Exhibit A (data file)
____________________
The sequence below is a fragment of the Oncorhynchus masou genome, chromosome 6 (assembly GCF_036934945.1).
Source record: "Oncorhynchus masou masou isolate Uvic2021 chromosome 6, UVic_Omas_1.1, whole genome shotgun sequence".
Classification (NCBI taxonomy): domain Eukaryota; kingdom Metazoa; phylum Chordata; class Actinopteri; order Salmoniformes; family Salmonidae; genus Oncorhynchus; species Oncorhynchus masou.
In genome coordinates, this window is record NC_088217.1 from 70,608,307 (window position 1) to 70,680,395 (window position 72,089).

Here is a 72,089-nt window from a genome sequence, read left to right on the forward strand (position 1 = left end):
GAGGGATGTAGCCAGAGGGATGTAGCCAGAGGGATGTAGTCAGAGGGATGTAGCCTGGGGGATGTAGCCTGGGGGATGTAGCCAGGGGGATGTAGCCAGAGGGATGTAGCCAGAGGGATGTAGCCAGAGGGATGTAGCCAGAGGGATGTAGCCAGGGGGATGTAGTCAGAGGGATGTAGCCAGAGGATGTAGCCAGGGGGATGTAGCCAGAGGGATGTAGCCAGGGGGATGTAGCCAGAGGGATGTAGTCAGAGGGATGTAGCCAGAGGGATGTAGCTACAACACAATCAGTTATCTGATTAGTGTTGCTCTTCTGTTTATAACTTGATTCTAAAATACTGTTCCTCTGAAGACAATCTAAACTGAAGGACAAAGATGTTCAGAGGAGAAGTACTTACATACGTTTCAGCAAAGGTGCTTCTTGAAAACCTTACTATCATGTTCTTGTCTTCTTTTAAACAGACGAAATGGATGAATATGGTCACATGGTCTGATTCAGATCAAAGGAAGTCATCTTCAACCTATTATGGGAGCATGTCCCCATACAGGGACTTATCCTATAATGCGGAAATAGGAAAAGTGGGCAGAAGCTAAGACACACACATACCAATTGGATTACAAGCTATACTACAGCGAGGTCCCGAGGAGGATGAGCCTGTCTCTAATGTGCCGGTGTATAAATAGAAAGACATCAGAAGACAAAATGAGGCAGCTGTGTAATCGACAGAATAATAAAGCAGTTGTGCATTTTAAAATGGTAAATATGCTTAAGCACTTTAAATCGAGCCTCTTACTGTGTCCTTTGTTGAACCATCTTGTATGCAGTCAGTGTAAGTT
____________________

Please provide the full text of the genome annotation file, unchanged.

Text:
The sequence below is a fragment of the Oncorhynchus masou genome, chromosome 6 (assembly GCF_036934945.1).
Source record: "Oncorhynchus masou masou isolate Uvic2021 chromosome 6, UVic_Omas_1.1, whole genome shotgun sequence".
Classification (NCBI taxonomy): domain Eukaryota; kingdom Metazoa; phylum Chordata; class Actinopteri; order Salmoniformes; family Salmonidae; genus Oncorhynchus; species Oncorhynchus masou.
In genome coordinates, this window is record NC_088217.1 from 70,608,307 (window position 1) to 70,680,395 (window position 72,089).

Here is a 72,089-nt window from a genome sequence, read left to right on the forward strand (position 1 = left end):
GAGGGATGTAGCCAGAGGGATGTAGCCAGAGGGATGTAGTCAGAGGGATGTAGCCTGGGGGATGTAGCCTGGGGGATGTAGCCAGGGGGATGTAGCCAGAGGGATGTAGCCAGAGGGATGTAGCCAGAGGGATGTAGCCAGAGGGATGTAGCCAGGGGGATGTAGTCAGAGGGATGTAGCCAGAGGATGTAGCCAGGGGGATGTAGCCAGAGGGATGTAGCCAGGGGGATGTAGCCAGAGGGATGTAGTCAGAGGGATGTAGCCAGAGGGATGTAGCTACAACACAATCAGTTATCTGATTAGTGTTGCTCTTCTGTTTATAACTTGATTCTAAAATACTGTTCCTCTGAAGACAATCTAAACTGAAGGACAAAGATGTTCAGAGGAGAAGTACTTACATACGTTTCAGCAAAGGTGCTTCTTGAAAACCTTACTATCATGTTCTTGTCTTCTTTTAAACAGACGAAATGGATGAATATGGTCACATGGTCTGATTCAGATCAAAGGAAGTCATCTTCAACCTATTATGGGAGCATGTCCCCATACAGGGACTTATCCTATAATGCGGAAATAGGAAAAGTGGGCAGAAGCTAAGACACACACATACCAATTGGATTACAAGCTATACTACAGCGAGGTCCCGAGGAGGATGAGCCTGTCTCTAATGTGCCGGTGTATAAATAGAAAGACATCAGAAGACAAAATGAGGCAGCTGTGTAATCGACAGAATAATAAAGCAGTTGTGCATTTTAAAATGGTAAATATGCTTAAGCACTTTAAATCGAGCCTCTTACTGTGTCCTTTGTTGAACCATCTTGTATGCAGTCAGTGTAAGTT